What we want to change

As well as providing life-changing services to refugees in Hong Kong, Justice Centre Hong Kong is also dedicated to influencing policy, bringing about change and raising awareness about issues that affect refugees and survivors of modern slavery.

Our advocacy strategy focuses on:

  • empowering protection claimants to be their own advocates
  • galvinising the support of the government and law makers for our campaign and policy outcomes
  • increasing access to authoritative and user-friendly information on protection and modern slavery in Hong Kong
  • mobilising targeted sections of the Hong Kong community to take action on protection and slavery issues
  • effectively leveraging traditional media and social media tools to amplify advocacy, campaigning and policy outcomes.

What is Modern Slavery?

Regional studies of patterns of human trafficking and slavery indicate that Hong Kong is a destination and transit territory for men, women and children subjected to slavery from mainland China, the Philippines, Indonesia, Thailand, Vietnam, Nepal, Cambodia and elsewhere in Southeast Asia.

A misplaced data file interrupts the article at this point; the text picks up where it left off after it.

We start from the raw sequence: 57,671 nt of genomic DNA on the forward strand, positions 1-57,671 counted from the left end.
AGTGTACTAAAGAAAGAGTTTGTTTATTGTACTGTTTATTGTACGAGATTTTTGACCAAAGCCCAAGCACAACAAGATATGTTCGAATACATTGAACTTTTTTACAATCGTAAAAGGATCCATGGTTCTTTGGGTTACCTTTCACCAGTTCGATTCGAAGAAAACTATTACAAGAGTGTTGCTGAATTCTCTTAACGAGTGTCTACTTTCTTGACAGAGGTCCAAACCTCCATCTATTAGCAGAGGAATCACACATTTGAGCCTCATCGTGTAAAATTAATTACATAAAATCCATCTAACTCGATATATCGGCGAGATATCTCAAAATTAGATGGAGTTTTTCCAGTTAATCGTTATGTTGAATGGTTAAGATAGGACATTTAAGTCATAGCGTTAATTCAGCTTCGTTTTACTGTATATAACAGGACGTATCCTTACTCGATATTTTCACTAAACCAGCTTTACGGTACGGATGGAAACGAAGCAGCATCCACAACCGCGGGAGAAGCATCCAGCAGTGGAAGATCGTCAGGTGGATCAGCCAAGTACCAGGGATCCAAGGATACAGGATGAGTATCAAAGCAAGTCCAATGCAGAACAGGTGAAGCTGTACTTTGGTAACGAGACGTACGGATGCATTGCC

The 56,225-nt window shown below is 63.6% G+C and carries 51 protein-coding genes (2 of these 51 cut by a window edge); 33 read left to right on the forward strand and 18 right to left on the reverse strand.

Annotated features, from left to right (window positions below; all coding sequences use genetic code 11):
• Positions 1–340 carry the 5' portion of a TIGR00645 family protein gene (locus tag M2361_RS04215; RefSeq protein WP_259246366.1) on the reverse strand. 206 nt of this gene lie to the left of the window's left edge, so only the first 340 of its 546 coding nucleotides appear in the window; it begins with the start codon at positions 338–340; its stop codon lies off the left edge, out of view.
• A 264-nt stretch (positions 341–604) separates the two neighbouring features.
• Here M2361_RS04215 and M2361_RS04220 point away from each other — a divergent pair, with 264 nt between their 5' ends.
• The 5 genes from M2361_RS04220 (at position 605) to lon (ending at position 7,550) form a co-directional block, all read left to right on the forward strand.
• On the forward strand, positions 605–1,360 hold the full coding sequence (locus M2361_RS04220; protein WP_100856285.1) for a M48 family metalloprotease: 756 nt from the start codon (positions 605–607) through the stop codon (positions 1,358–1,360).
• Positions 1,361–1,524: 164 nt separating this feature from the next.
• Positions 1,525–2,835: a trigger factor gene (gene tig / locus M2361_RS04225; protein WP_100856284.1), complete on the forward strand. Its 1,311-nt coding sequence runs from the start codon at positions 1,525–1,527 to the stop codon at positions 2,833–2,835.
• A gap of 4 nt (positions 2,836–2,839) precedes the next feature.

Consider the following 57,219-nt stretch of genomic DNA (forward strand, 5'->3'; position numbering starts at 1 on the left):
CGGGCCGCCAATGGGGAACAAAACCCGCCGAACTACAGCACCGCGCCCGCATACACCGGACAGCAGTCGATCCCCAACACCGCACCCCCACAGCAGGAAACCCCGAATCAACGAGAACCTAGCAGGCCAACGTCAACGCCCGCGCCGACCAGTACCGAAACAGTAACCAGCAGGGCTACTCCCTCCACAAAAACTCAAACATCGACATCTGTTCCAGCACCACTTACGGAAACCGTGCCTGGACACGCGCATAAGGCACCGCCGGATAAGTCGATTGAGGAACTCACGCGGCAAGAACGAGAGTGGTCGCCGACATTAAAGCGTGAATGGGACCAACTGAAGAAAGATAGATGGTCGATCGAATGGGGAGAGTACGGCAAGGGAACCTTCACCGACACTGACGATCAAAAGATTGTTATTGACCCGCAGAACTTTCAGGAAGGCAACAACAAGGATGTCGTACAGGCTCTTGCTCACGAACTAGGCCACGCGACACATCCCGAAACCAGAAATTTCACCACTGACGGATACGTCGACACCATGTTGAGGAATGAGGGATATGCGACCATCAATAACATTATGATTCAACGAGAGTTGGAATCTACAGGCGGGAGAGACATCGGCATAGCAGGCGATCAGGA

Key forms of modern slavery include forced labour, debt bondage, child labour, early and forced marriage, involuntary domestic servitude and human trafficking. There are around 21-30 million people trapped in slavery around the world, with over half the world’s slaves in Asia.

Currently, Hong Kong is failing to fully comply with the minimum standards for the elimination of slavery. There are inadequate laws and consequently insufficient data collection in Hong Kong to accurately assess how many cases of slavery occur here each year. Existing legislation merely prohibits human trafficking “for the purpose of prostitution”, but not for other forms of trafficking, which has been criticised in the US State Department’s Trafficking in Persons Report, as well as by UN bodies and several human rights organisations.

Our advocacy work on modern slavery will mainly focus on putting pressure on the Hong Kong Government to:

  1. develop a broader definition of human trafficking which encompasses all forms of human trafficking as set out in the UN Trafficking Protocol
  2. create a national plan of action to combat human trafficking
  3. adopt a comprehensive anti-human trafficking law

At this critical juncture, the Hong Kong Government has an opportunity and the resources to redouble its efforts to combat modern forms of slavery and be a model in the Asia-Pacific region.

Read How Many More Years a Slave, our first policy briefing in a series on Modern Slavery in Hong Kong, produced with Liberty Asia.

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